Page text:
How Stress and Anxiety Management Works
Stress and anxiety management is a key to a healthy and happy life. And both are even more important in a post-COVID world. We can use some ideas on how to properly and effectively manage our stress and anxiety.
Stress and Anxiety Management Strategies
Here are some strategies:
ANXIETY IS NORMAL
Remember anxiety is all but inevitable in these times of uncertainty. You are not alone. It’s normal to feel worried. Elevated anxiety is a natural response to the unknown.
IDENTIFY YOUR ANXIETY
It’s best to not ignore your anxiety but to recognize your feelings and their sources. What is your specific worry? It could be your financial future, job loss, the lack of social contact, uncertainty, the future, etc. Identifying the anxiety helps to find solutions. Is the cause of your anxiety something you have control over? If so, do those productive things you can control. Pinpointing the anxiety helps to devise a solution.
Take steps to protect yourself and your loved ones. Washing your hands, sanitizing surfaces, maintaining supplies, etc. are all ways to TAKE CONTROL. This will also help to mitigate your anxiety.
Avoid situations or thoughts that worsen the anxiety. This could include limiting media exposure, avoiding certain types of social media, or even negative people. It’s wise to keep up with what is going on with current events, but hearing dependable information once or twice a day from a reliable source is advised. If people you communicate with discuss the situation incessantly and/or have a negative attitude, consider setting a boundary of how much you discuss the topic with them. Think of changing the topic or telling them you want to talk about something else.
DEVISE A SCHEDULE
Create a new schedule/new norm, especially if you have children. Schedules create normalcy and comfort. Keep a daily schedule for your family to follow.
ALLOW YOUR EMOTIONS
Be kind to yourself and be realistic about your anxiety. It’s normal to have anxiety during these times. Acknowledge that it’s ok to feel how you feel. Sometimes it’s good to schedule “worry time” where you are acknowledging all the things you are concerned about. Take 30 minutes a day to attend to your worry. Journal about it, pray over it, cry, etc. If you have worry after that time period, try to push it out of your mind and tell yourself you will think about it during your “worry time” tomorrow.
USE STRESS MANAGEMENT TECHNIQUES
Find ways to calm and relax. Stay in touch with positive and supportive people in your life. Exercise when you can and eat healthy. Practice yoga, mindfulness, and deep breathing. Get plenty of sleep. Use grounding and centering to get out of your head/worries, and focus on the present moment. Use visualization to help you imagine your favorite memory, vacation place, happy moment, etc.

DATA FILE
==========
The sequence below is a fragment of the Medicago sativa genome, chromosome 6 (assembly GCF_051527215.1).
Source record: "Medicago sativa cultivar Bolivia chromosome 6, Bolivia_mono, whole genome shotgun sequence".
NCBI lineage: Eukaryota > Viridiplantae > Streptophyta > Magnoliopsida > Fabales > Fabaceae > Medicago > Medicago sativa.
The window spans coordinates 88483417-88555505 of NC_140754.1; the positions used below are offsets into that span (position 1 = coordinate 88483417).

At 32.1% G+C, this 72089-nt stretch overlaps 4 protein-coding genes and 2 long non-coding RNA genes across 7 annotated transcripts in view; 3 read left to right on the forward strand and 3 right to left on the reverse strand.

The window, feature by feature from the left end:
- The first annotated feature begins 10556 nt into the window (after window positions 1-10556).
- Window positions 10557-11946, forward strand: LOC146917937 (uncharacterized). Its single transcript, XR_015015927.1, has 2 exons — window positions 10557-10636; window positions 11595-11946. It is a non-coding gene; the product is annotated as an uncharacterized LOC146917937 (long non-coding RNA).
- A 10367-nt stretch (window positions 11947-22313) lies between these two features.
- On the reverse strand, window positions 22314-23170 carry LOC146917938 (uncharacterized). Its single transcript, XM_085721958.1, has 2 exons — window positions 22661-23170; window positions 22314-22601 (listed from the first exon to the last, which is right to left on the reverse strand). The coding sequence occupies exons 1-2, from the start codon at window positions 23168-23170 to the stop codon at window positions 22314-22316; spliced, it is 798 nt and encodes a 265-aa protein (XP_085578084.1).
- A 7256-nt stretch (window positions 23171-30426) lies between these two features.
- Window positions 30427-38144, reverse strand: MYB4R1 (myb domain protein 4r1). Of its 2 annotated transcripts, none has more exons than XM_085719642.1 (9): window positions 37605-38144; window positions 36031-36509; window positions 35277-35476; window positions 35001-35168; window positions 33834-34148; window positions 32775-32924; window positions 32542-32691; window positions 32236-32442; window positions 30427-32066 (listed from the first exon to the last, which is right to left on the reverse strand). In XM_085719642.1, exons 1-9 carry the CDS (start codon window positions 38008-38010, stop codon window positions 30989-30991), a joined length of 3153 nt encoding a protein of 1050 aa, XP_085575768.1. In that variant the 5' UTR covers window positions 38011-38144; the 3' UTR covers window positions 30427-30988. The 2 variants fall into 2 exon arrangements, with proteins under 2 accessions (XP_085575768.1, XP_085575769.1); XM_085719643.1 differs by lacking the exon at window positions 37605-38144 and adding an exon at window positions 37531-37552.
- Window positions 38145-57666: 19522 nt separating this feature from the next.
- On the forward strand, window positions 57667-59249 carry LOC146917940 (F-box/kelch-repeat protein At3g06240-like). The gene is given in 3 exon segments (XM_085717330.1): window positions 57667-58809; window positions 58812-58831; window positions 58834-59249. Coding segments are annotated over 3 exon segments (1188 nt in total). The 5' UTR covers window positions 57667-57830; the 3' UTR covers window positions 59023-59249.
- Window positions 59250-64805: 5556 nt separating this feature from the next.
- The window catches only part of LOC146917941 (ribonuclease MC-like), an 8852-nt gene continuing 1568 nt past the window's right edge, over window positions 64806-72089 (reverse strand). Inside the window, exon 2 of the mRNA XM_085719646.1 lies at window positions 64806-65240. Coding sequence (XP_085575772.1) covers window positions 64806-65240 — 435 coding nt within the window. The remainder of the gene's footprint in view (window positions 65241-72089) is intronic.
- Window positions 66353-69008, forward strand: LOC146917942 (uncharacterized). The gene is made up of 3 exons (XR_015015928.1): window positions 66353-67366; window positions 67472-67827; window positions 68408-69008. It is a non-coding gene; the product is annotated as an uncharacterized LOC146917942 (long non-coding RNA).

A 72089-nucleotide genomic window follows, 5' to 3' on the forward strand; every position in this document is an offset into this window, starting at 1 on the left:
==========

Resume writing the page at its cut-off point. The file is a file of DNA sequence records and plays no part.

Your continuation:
STAY CONNECTED WITH OTHERS
Use technology, such as facetime or zoom, to stay attached to friends and family.
HELP OTHERS WHEN YOU CAN
Think of ways to help others. Helping other people makes you feel better and gives you some control. Offer to take groceries to your neighbor, make an encouraging call to a friend or loved one; find ways to help your community, encourage those in your lives.
BE THE EXAMPLE FOR YOUR KIDS AND OTHERS
Use this situation as a way to educate and support your children. Remember, kids pick up on the fears and emotions of others. Be encouraging and positive. Let them know what they can do to help. Seek support if you notice excessive worry in your child (e.g., excessive worry or sadness, irritability/acting out, unexplained headaches or pain, difficulty eating or sleeping, etc.).
Try to focus on the positives. Is there any good coming from your current experience? Maybe spending more time with your kids, having time for your coffee, reading a book, catching up with projects/chores, spending time outdoors. Make a gratitude list to read when your anxiety returns.
SEEK OUTSIDE SUPPORT
Talk to a therapist. Most counselors are offering services over the video monitoring platforms such as Doxy.me or Zoom. Don’t hesitate to reach out if you need to speak with a professional about ways to cope. If you are having significant depression or suicidal thoughts, seek help immediately. Also, seek help if you notice significant changes in sleep patterns, weight loss or gain, worsening of chronic health problems, and increasing tobacco, alcohol, or drug usage.
Your Next Step
Of course, if you are having trouble with adjusting to this or other situations, please reach out to a licensed psychologist, counselor or therapist. We are available both for in-person discussions, counseling and therapy. We are also using tele-mental health as an option for remote or distance counseling. Please call our office at 770-486-4887 or email for more information.